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The Late Mr. George Moore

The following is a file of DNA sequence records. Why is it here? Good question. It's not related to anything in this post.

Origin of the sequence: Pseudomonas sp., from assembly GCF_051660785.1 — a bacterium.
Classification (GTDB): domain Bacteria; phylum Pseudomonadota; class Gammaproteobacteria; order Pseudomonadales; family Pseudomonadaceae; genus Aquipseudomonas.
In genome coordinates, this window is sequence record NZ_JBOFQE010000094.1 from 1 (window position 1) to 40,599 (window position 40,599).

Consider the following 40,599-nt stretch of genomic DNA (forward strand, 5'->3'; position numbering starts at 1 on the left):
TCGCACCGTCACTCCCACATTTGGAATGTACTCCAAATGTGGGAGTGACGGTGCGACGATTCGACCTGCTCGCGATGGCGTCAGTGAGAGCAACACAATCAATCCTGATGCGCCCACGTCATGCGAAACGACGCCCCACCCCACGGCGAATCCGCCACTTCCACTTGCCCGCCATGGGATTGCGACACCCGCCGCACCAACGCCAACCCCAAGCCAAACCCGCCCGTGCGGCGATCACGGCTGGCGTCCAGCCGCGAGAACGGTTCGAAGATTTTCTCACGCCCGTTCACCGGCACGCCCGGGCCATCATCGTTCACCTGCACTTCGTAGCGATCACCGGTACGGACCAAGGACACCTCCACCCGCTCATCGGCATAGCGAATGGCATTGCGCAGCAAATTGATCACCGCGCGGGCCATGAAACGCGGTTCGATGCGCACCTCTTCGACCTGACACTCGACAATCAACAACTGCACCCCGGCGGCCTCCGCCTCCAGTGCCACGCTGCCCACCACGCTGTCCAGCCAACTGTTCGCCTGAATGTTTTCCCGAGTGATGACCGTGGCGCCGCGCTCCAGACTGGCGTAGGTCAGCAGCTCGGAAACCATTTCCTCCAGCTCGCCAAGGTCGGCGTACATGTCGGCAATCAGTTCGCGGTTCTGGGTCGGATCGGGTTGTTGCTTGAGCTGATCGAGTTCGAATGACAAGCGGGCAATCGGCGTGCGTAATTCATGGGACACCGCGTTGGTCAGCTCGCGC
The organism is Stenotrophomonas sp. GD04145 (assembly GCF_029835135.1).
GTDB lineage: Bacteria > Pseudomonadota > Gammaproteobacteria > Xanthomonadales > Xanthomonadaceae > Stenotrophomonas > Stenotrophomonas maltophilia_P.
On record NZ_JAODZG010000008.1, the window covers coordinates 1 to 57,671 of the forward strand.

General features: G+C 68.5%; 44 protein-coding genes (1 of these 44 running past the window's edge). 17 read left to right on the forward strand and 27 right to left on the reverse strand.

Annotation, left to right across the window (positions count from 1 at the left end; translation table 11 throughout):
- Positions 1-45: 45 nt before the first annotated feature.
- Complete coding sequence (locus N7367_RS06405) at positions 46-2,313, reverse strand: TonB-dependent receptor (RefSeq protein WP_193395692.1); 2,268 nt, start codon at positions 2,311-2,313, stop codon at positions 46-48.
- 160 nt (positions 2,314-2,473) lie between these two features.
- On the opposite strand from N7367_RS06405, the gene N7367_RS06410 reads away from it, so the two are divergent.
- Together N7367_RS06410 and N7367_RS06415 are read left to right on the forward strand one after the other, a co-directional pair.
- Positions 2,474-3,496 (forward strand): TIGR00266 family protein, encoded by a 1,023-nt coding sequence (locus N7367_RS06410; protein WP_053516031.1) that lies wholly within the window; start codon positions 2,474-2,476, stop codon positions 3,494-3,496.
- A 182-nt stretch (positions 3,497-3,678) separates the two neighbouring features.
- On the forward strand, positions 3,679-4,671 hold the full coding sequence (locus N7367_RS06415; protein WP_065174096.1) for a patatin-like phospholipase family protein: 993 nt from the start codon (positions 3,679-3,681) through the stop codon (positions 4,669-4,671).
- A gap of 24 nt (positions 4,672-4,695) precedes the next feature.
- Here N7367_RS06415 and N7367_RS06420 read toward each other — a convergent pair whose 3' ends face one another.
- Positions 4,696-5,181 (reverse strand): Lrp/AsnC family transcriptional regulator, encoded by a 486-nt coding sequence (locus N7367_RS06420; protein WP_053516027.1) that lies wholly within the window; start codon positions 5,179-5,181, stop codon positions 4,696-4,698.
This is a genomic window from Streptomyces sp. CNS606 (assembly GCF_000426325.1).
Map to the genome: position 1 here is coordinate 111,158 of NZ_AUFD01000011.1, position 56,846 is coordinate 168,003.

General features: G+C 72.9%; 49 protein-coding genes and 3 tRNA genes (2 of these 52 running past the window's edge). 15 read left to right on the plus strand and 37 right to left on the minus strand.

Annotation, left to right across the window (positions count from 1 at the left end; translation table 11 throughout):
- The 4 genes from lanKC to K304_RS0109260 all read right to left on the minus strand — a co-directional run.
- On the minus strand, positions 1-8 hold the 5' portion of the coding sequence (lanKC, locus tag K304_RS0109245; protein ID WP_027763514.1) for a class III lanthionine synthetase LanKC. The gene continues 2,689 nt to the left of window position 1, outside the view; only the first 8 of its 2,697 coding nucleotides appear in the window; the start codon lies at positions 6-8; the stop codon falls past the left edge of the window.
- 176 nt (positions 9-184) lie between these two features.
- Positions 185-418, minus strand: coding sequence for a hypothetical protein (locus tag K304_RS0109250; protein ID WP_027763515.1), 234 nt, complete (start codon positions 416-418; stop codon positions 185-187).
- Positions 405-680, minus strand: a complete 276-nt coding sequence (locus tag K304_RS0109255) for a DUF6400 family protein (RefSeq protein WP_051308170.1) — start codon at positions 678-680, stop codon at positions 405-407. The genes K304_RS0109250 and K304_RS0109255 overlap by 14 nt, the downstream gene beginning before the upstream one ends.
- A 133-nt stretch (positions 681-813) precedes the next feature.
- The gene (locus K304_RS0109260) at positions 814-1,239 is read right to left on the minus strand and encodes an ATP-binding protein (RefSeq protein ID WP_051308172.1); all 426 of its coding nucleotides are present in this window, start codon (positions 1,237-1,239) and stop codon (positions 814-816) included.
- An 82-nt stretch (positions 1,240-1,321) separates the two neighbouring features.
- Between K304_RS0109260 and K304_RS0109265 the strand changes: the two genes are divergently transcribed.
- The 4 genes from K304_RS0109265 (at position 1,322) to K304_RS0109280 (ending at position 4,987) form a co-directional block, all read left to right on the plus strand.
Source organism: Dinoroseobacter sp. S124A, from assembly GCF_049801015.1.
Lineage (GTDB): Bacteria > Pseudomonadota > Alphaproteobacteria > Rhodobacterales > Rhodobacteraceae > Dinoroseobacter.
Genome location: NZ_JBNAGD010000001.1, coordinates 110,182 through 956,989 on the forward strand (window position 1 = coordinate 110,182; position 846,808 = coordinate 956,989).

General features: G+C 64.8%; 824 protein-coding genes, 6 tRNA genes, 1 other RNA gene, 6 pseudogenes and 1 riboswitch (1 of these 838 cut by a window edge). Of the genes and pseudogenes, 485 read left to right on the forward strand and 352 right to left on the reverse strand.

The death of this benevolent and public-spirited citizen of London is much regretted. It took place at Carlisle, on Tuesday week, as mentioned in the last obituary, from the hurts caused by a runaway horse knocking him down in the street. Mr Moore had a country house near Carlisle, being a native of Cumberland. He had been fifty years in London, employed in the business of that great firm, now styled Copestake, Moore & Crampton, manufacturers of lace and sewn muslin, in Bow ChurchYard. He never sought, or would accept, the honours of municipal or parliamentary election; but he was a most active and liberal supporter of all good works in religion, charity, and popular instruction. Among the many good institutions which owe their existence or success to Mr Moore may be named the Commercial Travellers' Orphan School, the Royal Hospital for Incurables, the British Home for Incurables, a special branch of the Female Mission Among Fallen Women, the Little Boys' Home, and the Field Lane Ragged Schools. He had also for many years shared in conducting a truly Christian experiment for the private reformation of thieves. Finding the neighbourhood of Somers Town in a very neglected and forlorn condition, six or seven years ago, he built a church and schools there. While carrying on these good works in the great city where he had made his fortune and his home, he constantly worked for the benefit of his native county, rebuilding schools, finding proper masters for them, and adding liberally to the scanty livings of the churches.